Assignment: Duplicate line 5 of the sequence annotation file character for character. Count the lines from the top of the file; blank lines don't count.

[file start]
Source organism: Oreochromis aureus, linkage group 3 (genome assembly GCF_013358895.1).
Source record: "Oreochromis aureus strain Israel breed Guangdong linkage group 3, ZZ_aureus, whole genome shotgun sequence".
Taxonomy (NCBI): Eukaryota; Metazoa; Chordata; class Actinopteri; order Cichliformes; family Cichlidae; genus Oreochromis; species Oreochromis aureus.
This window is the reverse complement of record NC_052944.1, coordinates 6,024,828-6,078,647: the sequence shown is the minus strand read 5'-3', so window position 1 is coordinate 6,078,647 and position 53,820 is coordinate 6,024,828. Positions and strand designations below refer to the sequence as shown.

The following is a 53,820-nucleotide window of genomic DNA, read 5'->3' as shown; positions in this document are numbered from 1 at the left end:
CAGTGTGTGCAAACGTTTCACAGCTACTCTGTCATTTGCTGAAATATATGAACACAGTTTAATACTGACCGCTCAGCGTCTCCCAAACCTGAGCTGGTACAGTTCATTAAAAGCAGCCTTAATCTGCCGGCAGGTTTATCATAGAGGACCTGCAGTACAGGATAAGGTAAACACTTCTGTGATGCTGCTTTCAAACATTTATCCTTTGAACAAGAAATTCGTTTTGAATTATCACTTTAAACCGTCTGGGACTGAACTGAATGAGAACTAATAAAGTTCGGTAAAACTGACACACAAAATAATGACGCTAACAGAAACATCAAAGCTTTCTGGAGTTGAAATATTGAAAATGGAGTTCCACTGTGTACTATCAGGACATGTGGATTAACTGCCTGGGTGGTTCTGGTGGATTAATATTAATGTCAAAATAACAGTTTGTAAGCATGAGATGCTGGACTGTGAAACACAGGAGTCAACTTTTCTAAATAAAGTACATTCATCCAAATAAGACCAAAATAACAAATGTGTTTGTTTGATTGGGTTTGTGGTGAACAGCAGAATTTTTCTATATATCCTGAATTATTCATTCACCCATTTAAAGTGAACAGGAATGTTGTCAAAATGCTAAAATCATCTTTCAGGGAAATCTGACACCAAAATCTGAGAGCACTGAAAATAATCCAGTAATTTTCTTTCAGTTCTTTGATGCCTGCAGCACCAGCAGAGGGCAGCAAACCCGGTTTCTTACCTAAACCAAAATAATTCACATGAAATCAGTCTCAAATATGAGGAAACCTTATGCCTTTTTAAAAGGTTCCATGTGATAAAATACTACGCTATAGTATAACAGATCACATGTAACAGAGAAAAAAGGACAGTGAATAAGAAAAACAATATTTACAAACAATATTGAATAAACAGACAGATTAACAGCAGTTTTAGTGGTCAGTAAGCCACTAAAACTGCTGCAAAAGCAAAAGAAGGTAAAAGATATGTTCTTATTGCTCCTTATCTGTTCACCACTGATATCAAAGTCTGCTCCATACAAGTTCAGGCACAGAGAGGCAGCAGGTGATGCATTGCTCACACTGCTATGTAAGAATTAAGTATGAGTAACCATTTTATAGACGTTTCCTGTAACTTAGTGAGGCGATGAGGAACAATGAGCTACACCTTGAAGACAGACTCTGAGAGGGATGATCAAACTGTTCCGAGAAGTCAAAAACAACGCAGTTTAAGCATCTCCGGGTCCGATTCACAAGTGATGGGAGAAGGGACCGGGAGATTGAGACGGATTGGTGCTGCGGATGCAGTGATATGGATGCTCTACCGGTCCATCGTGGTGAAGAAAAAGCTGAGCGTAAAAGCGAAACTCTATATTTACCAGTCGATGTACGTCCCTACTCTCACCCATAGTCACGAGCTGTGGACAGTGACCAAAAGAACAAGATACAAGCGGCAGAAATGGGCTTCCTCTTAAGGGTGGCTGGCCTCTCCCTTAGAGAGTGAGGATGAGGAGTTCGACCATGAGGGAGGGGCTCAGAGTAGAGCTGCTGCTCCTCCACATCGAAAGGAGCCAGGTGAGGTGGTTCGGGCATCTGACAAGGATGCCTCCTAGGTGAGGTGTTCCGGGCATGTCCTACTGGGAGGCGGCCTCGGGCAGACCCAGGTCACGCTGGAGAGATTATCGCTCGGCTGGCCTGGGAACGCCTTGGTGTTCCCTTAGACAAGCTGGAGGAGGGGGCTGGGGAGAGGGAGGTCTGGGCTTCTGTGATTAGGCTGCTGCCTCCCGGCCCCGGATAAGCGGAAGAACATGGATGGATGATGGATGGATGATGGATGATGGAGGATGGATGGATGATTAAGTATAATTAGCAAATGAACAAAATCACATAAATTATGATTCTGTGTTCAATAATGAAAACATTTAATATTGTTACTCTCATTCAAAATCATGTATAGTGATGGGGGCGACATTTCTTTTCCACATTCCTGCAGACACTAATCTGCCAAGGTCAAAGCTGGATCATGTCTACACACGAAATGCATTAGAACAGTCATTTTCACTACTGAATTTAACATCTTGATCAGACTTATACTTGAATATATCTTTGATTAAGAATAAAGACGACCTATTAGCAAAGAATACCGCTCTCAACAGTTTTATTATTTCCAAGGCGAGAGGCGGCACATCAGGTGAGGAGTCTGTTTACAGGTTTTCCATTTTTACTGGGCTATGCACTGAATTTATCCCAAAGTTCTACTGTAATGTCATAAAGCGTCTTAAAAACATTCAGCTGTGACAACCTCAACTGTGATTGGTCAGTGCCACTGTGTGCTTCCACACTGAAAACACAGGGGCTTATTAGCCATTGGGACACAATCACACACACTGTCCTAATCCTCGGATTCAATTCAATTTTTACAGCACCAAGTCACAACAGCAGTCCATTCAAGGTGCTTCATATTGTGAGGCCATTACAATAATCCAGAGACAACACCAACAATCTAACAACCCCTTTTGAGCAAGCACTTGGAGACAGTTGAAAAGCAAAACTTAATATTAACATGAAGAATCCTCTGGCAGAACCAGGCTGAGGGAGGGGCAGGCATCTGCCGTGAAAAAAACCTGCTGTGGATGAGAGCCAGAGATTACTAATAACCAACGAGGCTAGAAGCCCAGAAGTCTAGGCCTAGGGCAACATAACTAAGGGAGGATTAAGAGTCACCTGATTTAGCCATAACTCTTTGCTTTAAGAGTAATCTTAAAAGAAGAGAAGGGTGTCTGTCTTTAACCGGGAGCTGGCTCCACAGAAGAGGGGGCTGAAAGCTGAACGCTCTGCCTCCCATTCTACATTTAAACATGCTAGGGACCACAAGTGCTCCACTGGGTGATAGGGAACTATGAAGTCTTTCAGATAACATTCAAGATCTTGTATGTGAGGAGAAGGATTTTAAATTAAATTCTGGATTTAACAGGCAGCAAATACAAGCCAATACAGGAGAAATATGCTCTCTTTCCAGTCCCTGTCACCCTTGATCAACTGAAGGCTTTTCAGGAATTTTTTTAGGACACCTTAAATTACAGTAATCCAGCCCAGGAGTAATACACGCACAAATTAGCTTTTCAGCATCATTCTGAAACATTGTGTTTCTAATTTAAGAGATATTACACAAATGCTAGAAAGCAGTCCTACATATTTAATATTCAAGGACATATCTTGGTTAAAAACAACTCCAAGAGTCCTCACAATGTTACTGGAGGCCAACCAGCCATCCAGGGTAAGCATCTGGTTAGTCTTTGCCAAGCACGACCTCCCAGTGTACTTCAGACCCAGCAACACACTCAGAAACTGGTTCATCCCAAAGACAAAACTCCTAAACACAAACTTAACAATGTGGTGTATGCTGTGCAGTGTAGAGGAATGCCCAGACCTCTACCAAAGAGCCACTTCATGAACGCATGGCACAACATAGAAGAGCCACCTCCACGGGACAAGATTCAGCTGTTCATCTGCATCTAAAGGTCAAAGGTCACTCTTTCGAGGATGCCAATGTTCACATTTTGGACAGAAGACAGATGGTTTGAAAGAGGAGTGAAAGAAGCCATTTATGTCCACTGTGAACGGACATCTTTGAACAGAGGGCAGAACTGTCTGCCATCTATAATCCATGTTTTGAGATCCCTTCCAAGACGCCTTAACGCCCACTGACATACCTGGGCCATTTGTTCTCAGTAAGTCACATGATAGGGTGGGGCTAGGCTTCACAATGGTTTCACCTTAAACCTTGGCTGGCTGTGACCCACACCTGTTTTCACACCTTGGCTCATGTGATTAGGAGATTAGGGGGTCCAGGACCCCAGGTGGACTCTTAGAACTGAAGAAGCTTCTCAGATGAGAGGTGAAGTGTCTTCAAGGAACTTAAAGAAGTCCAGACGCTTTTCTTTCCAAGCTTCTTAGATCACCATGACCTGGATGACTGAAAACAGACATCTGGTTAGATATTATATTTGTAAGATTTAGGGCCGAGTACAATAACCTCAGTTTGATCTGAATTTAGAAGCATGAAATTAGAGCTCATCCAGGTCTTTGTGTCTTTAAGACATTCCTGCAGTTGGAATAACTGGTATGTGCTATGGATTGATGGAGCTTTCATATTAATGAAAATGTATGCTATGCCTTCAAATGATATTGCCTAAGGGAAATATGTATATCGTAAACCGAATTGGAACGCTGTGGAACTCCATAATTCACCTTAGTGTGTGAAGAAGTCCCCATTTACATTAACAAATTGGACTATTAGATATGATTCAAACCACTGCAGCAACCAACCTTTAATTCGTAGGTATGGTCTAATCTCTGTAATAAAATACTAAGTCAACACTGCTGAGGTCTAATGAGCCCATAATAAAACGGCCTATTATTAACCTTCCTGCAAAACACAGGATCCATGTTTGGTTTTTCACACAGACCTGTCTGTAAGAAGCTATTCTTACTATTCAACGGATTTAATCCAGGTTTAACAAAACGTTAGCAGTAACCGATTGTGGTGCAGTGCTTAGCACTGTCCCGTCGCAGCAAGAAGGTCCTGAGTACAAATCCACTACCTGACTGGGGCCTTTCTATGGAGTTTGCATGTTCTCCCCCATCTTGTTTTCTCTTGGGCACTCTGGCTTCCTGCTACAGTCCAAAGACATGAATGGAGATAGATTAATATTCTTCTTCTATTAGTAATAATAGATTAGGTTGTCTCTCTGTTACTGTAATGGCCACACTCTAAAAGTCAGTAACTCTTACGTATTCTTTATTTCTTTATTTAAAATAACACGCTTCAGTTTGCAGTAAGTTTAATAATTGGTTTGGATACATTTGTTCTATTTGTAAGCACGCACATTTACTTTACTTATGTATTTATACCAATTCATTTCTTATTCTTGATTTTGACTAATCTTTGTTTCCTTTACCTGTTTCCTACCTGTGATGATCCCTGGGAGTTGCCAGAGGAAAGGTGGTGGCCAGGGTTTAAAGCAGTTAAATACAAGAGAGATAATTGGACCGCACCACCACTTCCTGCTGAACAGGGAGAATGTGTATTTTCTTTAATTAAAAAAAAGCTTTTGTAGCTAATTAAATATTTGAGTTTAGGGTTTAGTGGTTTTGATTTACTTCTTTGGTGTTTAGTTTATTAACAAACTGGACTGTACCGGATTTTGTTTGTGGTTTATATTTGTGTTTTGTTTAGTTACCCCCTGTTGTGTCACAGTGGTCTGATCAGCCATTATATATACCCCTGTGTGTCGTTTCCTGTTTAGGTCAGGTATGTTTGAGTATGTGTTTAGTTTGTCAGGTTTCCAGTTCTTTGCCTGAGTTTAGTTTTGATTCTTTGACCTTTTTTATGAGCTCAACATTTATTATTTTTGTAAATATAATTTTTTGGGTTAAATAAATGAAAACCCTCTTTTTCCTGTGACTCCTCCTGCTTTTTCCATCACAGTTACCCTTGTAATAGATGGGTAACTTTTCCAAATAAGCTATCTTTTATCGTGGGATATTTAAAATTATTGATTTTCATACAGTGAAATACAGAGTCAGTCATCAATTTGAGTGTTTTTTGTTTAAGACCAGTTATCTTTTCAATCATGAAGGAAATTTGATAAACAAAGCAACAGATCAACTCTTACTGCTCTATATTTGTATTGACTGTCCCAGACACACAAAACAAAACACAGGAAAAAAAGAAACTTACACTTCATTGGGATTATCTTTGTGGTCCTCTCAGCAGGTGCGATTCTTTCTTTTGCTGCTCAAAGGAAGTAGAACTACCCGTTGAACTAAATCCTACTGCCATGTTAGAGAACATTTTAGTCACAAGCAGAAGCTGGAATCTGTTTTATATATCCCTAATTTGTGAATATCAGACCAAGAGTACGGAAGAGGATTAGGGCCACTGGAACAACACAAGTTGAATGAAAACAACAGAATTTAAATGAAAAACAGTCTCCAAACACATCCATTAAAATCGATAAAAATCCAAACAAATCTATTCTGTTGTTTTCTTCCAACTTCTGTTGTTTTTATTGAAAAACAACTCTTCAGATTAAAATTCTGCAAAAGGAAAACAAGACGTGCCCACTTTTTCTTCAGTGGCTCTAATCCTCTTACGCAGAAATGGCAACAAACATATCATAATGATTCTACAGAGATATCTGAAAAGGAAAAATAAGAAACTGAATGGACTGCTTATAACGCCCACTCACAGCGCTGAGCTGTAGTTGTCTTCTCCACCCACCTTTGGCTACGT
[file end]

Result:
The following is a 53,820-nucleotide window of genomic DNA, read 5'->3' as shown; positions in this document are numbered from 1 at the left end: